In that moment at the store, he realized that it wasn’t just a grocery store clerk asking him about snacks. Rather, it was the Holy Spirit asking about his life. The young man began reflecting on his life in a deeper way, pondering what it was in his life that was missing. That encounter was the start of a friendship with the older man and a process that culminated in the young man becoming a priest.

Recognizing God in our lives requires sharpened senses to detect his presence. And, yes, that takes some practice. On a physical level, it means paying less attention to the noise and distractions of the world. On a spiritual level, it means frequent prayer and reception of the sacraments to sharpen our senses.

At a recent novena, the preacher summed up the way we encounter God in six words: “God comes disguised as our lives.” Essentially, God is with us in the everyday routine of our lives, not just the spectacular life events. It’s our job to see beyond the disguise.

Prevented by the Holy Spirit

Where’s your Macedonia?

[Paul and his companions] traveled through the Phrygian and Galatian territory because they had been prevented by the Holy Spirit from preaching the message in the province of Asia. When they came to Mysia, they tried to go on into Bithynia, but the Spirit of Jesus did not allow them… During the night Paul had a vision. A Macedonian stood before him and implored him with these words, “Come over to Macedonia and help us.” Acts 16:6-9 Call_to_Macedonia

This curious passage from the Acts of the Apostles demonstrates a little-discussed aspect of the spiritual life: before showing us what to do, sometimes God shows us what not to do.

First, a little context. On this second missionary journey (Acts 15:36–18:22), Paul builds on the success of his first journey, visiting the Christian communities that he had established earlier in central Asia Minor (present-day Turkey) and seeking to start new communities. In the passage above, Paul, along with companions that included Timothy and Silas, attempts to go further north into Asia Minor. Instead, they are redirected to Macedonia, which would be the first place the seed of Christianity is planted on European soil.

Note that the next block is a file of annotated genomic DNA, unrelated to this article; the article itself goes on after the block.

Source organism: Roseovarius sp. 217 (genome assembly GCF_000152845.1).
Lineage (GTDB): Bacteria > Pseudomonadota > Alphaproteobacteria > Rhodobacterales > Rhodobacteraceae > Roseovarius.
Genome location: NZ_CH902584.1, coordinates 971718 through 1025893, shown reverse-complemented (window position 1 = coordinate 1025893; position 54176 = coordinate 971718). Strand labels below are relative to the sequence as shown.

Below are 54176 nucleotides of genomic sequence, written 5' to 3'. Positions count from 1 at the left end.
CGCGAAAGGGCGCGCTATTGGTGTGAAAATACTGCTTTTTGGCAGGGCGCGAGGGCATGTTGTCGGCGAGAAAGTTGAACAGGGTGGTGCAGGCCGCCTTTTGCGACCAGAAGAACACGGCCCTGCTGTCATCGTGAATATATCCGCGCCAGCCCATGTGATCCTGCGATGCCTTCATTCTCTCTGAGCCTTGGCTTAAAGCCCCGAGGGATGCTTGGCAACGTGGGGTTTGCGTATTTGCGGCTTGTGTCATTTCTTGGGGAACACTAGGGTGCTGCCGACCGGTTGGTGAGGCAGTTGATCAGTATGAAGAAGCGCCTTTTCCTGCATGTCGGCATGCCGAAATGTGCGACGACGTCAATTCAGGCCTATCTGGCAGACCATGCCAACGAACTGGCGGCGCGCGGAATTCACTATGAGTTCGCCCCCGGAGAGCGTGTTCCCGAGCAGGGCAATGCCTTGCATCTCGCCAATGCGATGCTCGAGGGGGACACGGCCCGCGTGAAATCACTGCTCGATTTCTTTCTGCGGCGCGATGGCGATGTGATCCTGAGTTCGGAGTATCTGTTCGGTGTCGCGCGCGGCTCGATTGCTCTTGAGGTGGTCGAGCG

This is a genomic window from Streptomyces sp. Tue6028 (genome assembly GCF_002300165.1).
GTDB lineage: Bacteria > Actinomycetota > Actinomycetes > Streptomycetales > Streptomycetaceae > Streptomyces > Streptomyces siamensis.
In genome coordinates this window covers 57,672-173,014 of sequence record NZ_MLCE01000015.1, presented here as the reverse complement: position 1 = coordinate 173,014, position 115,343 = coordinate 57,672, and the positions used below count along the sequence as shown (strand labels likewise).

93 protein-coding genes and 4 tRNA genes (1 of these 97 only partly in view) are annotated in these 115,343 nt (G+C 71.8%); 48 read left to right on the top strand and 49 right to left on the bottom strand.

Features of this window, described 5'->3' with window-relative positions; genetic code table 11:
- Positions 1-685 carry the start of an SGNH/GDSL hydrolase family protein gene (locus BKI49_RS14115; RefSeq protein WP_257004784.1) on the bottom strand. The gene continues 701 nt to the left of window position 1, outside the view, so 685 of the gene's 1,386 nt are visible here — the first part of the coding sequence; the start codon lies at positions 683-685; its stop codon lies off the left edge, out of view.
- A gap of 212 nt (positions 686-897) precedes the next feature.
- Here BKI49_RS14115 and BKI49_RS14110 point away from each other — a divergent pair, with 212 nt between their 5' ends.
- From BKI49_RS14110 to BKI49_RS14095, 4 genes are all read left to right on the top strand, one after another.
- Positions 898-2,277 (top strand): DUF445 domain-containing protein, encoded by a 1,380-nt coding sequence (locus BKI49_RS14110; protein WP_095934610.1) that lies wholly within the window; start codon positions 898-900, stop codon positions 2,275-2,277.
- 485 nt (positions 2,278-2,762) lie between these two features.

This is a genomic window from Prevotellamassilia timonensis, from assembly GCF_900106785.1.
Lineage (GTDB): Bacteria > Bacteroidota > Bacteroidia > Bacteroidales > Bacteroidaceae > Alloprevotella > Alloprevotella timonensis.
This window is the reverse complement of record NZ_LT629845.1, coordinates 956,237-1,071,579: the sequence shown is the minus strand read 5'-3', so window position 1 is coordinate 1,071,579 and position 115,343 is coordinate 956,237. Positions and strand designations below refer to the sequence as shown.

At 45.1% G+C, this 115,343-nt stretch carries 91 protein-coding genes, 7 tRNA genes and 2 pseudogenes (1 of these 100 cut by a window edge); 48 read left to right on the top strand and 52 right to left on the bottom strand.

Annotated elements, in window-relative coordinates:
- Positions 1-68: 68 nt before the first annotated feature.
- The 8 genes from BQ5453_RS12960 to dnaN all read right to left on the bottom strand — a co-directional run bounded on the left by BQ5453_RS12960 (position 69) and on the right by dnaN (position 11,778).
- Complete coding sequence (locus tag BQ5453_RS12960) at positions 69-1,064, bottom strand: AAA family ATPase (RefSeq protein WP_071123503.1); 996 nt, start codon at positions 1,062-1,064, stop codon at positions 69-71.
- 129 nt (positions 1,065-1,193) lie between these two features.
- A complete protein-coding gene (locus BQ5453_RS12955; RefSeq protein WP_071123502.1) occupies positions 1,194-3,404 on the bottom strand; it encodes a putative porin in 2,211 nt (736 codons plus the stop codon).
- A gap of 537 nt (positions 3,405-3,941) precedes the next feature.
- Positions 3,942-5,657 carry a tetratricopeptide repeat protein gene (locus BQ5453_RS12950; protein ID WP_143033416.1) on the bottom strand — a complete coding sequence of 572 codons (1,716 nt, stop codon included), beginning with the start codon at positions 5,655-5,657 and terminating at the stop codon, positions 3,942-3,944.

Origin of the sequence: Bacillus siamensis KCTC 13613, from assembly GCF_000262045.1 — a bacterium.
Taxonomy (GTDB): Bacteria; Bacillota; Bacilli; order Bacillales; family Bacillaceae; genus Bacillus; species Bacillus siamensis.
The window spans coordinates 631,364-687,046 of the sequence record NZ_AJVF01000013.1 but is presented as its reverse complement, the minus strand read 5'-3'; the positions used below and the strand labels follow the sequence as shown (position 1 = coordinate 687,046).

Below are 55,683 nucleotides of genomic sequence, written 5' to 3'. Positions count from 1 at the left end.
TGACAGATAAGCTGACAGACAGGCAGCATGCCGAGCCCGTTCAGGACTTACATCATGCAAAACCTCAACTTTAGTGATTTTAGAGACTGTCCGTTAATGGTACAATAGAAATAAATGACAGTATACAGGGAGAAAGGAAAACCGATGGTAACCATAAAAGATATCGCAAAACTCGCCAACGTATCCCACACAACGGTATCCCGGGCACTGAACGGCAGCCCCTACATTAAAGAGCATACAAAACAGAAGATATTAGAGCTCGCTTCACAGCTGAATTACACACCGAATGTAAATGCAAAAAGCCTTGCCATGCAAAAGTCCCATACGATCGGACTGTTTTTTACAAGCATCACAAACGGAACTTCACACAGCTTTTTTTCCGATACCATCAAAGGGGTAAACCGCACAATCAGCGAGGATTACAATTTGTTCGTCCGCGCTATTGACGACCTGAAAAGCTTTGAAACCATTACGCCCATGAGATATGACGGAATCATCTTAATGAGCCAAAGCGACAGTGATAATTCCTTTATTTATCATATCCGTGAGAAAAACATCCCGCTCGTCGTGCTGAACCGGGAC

We’re not told exactly how the Holy Spirit prevented them from preaching in the province of Asia or going into Bithynia. Was it natural (a landslide, a flood, a missed connection)? Was it supernatural (a dream, a revelation, a physical presence that kept them from proceeding)? We don’t know. What we do know is that, whatever form the prompting of the Spirit took, these disciples got the message and heeded it. Sometime later, Paul received a vision inviting them to Macedonia to evangelize in Europe.

This episode has some lessons for us, as well.

First, are we doing what God has called us to do? Have we been faithful to God’s call? Have we prayerfully discerned the path that we are on? Certainly, we’ll stumble and fall along the way, but, in general, we living a life that’s pleasing to God and that models God’s love for us?

Second, are we in a position to recognize, hear, and respond to the promptings of the Holy Spirit? There’s a lot of noise in the world today, and that noise keeps us from hearing the Spirit. Daily prayer, time set aside each day for silence, and frequent reception of the sacraments position us to perceive and understand the call of the Spirit.

Finally, when we hear the call of the Spirit, do we obey? Hearing the call of the Spirit is one thing; obeying is another. Procrastination, willful resistance, unwillingness to change can all keep us from doing what God is calling us to do. We need to ask for the grace to act on our call. Alternatively, we need to ask for the grace to be patient when our call involves waiting or flexibility when our call moves us in a different direction.

This is a much different approach from what the world teaches. Conventional business wisdom, for example, would suggest that when a boulder is in our path, we should climb over, squeeze around, dig under, or blow up the boulder so that we can continue on the path. Instead, this passage from Acts suggests that sometimes a boulder in our path is God’s way of saying we’re on the wrong path. In those instances, we should turn around and let God lead us to another path.

None of this is easy. We have to be quiet and prayerful enough to hear the call of the Holy Spirit. We have to be selfless enough to recognize that God’s in charge. No matter how much we were counting on going down this path, God has a different, and presumably better, path for us. We have to trust that God will lead us on the right path. And we need to pray for the courage and strength to take that path.

If Paul and his companions hadn’t heard and obeyed the promptings of the Holy Spirit, they never would have brought the Good News to Europe. As we contemplate the words of Paul’s vision, “Come to Macedonia and help us,” we need to ask ourselves, “Where’s my Macedonia?”